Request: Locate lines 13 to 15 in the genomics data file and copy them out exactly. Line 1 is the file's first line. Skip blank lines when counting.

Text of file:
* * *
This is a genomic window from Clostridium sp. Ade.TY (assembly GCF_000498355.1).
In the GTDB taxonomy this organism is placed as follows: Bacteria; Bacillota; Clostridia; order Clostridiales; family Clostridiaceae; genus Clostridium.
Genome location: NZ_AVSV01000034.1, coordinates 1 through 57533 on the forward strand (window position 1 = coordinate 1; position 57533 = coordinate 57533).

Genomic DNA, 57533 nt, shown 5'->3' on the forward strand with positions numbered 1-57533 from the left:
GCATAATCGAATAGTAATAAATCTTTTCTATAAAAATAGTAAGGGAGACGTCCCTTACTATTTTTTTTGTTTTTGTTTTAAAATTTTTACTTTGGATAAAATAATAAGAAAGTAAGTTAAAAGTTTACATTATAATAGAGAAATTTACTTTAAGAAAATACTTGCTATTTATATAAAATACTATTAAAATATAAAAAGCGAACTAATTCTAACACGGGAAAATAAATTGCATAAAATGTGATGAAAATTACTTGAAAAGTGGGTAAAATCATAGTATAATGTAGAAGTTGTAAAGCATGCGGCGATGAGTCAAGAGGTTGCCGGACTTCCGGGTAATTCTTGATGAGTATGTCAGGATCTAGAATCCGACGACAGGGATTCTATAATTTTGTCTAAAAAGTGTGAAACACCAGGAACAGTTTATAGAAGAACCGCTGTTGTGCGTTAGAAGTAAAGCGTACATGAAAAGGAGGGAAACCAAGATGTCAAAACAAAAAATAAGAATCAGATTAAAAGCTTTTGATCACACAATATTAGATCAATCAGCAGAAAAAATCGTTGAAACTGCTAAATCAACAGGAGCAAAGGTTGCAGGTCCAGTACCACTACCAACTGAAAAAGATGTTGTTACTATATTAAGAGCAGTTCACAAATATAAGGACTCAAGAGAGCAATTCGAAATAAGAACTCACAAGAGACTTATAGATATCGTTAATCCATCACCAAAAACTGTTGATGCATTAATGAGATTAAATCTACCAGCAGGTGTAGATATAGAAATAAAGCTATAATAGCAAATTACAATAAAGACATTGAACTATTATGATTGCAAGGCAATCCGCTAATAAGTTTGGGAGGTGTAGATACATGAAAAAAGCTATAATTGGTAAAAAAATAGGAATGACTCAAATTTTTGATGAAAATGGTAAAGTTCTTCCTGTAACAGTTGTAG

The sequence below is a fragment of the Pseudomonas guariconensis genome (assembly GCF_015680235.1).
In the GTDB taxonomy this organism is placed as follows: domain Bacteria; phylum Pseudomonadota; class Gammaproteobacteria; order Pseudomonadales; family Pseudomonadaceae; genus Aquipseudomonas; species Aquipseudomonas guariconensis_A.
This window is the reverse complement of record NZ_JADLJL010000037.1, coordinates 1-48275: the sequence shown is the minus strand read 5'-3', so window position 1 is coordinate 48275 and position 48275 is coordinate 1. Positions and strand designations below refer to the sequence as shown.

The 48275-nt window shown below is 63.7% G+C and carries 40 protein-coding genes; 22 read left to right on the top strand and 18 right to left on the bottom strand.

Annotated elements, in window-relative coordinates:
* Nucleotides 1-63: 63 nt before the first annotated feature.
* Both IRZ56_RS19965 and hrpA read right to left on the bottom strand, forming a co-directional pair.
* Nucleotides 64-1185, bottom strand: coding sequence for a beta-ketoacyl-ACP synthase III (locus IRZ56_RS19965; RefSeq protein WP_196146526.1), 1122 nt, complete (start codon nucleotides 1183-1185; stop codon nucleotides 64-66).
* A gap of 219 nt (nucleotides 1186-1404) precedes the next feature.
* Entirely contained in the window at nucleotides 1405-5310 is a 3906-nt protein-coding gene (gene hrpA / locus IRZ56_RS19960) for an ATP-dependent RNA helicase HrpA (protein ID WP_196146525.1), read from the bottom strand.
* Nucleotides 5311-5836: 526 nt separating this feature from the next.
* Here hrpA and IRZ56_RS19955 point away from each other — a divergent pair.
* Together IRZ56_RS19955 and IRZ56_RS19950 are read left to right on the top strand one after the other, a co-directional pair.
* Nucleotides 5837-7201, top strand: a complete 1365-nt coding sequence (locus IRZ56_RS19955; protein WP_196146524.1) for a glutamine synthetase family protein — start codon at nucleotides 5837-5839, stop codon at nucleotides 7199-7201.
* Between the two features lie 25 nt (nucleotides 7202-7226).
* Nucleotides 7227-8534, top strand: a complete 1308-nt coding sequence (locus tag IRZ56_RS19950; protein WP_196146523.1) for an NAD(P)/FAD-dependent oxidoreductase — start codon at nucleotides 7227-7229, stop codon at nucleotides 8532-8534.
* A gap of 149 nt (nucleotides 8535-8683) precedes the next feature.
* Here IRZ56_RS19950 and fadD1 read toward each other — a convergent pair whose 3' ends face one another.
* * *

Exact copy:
* Nucleotides 64-1185, bottom strand: coding sequence for a beta-ketoacyl-ACP synthase III (locus IRZ56_RS19965; RefSeq protein WP_196146526.1), 1122 nt, complete (start codon nucleotides 1183-1185; stop codon nucleotides 64-66).
* A gap of 219 nt (nucleotides 1186-1404) precedes the next feature.
* Entirely contained in the window at nucleotides 1405-5310 is a 3906-nt protein-coding gene (gene hrpA / locus IRZ56_RS19960) for an ATP-dependent RNA helicase HrpA (protein ID WP_196146525.1), read from the bottom strand.